In nature, sulfur almost always is found in compounds. Most commonly, sulfur binds to a metal element, which produces a sulfide or a sulfate. Some of the most common sulfates are calcium sulfate (more commonly known as gypsum), barium sulfate (barite), and potassium aluminum sulfate (alunite). Some of the most common sulfide minerals are antimony sulfide (stibnite), mercury sulfide (cinnabar), lead sulfide (galena), zinc sulfide (sphalerite), and iron sulfide (pyrite).  Though essential to life, sulfur can be extremely damaging to the earth's environment. When sulfur dioxide (created by fossil fuel combustion) reacts with other chemicals such as nitrogen oxide and natural sources like decaying materials, water, or volcano emissions in the atmosphere, a deadly phenomenon called acid rain occurs. Acid rain can form into snow, fog, dust, mist, gas, rain, or smoke, depending on the weather. All forms of acidic rain are harmful to the earth, more or less so depending on its PH ("Potential of Hydrogen") level. Different forms of life (insects, foliage, mammals, etc) will die if the PH level is too high or low. Mainly produced by human activity, acid rain is a major threat to the well-being of the planet. Humans are heavily effected by acid rain as well, for it can result in morbidity and mortality risks like lung inflammation (often in the forms of asthma or emphysema).  
The seemingly limitless ways to use sulfur establishes it as a very important and valued element. Besides being essential for life, sulfur also is very useful for some every-day products that can be found in the home. The production of hundreds of modern products rely on the element sulfur. For industrial application, sulfur is often converted to sulfuric acid, which is vital for the manufacturing of steel, cellophane, cement, animal feed, glass, fumigants, matches, adhesives, and explosives. Sulfuric acid is also used for manufacturing salt blocks, refining sugar and petroleum, and for rubber manufacturing and vulcanization (a process which strengthens, increases resistance to extreme temperatures and solvents, and increases the elasticity of rubber).  Fertilizers, like ammonium sulfate and phosphates, also need sulfur for its manufacturing. Moving on to another form of sulfur: powder. Sulfur powder is needed for the extraction of minerals, waste water processing, bleaching of paper, the manufacturing of agrochemicals, fungicides, dyes, and is even used to preserve dried fruits. This incredible element is also useful for those suffering from merely annoying or very harmful skin conditions. Because of its antibacterial, antifungal, and keratolytic properties, sulfur is very useful for eradicating acne and other oily skin problems. Sulfur can also be found in soap bars, lotions, creams, and medicated ointments. For more serious conditions, like warts, acne vulgaris, rosacea, pityriasis versicolor, and scabies, sulfur is helpful as well. In minute doses stretched over a long period of time (a process called homeopathy), sulfur can be used to treat hypothyroidism, arthritis, and piles, which are inflamed hemorrhoids.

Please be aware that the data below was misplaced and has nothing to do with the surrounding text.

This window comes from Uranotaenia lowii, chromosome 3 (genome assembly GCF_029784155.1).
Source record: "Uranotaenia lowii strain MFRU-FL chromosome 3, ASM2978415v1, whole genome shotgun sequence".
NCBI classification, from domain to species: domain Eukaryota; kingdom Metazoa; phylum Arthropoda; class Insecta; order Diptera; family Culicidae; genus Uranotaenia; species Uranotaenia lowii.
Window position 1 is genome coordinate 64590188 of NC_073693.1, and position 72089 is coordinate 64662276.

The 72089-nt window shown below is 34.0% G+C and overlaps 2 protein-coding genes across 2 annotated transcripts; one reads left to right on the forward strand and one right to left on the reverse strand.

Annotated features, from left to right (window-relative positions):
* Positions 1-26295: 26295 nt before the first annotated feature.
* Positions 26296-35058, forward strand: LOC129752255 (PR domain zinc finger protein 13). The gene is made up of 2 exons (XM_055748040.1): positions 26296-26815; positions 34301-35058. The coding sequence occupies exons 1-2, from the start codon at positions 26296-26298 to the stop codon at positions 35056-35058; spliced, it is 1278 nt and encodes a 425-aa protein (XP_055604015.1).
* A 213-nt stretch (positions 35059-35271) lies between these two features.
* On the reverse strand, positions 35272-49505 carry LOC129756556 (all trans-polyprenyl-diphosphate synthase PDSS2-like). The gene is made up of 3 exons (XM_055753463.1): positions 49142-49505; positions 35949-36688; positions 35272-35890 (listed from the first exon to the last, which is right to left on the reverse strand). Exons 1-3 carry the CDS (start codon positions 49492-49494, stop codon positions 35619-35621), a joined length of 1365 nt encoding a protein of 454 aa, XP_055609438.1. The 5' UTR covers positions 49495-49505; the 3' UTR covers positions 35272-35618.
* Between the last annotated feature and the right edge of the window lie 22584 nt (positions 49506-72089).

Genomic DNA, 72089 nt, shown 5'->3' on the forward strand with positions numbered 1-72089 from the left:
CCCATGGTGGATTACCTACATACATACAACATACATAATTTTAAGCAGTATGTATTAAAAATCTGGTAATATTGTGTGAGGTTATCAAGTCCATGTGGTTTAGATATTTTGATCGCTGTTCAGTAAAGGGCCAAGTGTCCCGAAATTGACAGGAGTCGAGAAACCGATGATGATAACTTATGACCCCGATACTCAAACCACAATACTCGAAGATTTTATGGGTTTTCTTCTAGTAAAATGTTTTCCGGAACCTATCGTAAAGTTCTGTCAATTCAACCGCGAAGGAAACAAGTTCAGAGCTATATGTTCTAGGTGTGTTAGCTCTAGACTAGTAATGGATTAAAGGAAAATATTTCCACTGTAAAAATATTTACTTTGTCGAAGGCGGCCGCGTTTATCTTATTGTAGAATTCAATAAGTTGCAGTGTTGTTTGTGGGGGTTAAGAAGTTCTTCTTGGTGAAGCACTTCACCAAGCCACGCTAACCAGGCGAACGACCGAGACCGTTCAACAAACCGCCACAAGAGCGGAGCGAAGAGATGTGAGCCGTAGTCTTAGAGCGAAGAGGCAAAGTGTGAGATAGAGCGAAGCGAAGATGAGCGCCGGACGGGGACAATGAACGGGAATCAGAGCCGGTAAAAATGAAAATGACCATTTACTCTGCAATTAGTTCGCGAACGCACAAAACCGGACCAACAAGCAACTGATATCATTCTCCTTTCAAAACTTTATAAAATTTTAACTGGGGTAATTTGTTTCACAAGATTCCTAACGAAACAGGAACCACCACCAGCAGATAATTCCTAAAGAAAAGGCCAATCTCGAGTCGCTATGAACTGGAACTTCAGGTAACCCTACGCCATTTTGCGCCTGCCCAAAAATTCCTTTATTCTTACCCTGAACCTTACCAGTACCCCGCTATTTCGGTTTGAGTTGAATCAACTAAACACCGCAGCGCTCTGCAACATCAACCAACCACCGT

An Early History of Sulfur
Sulfur has been known since nearly the beginning of mankind. A notorious element in the Bible, sulfur was first mentioned when God ". . . rained down fire and burning sulfur from the sky on Sodom and Gomorrah" (Genesis 19:24). It is believed that sulfur was used in ancient times for coloring in cave paintings (useful because of its characteristic yellow color) and even to cleanse blood. Writings by the Assyrians about sulfur have been found; they reference the element as the "product of the riverside." These texts (dated from 600 to 700 BC) were most likely referring to the sulfur deposits located near bodies of water.  As early as the 16th century BC, sulfur was known to the Egyptians. It is recorded that they used sulfur as a type of bleach for different cloths, such as cotton or linen. The legendary poet Homer referred to sulfur as fumigant, now a modern term for chemicals used in pest control. This practice was discovered by the Greeks and Romans used to clean insects out of their homes.  Roman priests also used sulfur to light up their places of worship with a pale blue glow. Additionally, they also used sulfur to cleanse the rooms of the sick and draw out any evil spirits lingering. It is recorded that the Romans were the first ones to discover the use of sulfur for weaponry in war as well. By combining sulfur with different elements like rosin, tar, bitumen, and other elements with combustion capabilities, the ancient Romans were able to create early types of bombs. Unfortunately, this knowledge disappeared with the downfall of the Roman Empire. It was not until the year 1777 AD that Antoine-Laurent de Lavoisier (the "Laurent de" title dropped after the French Revolution) found that sulfur was a single element of its own, and not a compound. The Chinese are credited with the discovery that shaped modern warfare: the existence of gunpowder. By combining sulfur with other substances, the Chinese created the most powerful weapon man had seen during the time of Confucius. This was a well-kept secret until the Crusaders ventured out to the Holy Land and brought back with them knowledge of sulfur's destructive capabilities. As soon as gunpowder was brought to the attention of those in Europe, the demand for sulfur drastically increased. People rushed to find sulfur deposits around the world and for new ways to extract the element. To this day, the production of sulfur contains at a fast pace, and new methods for extraction and new uses for the element are continually discovered.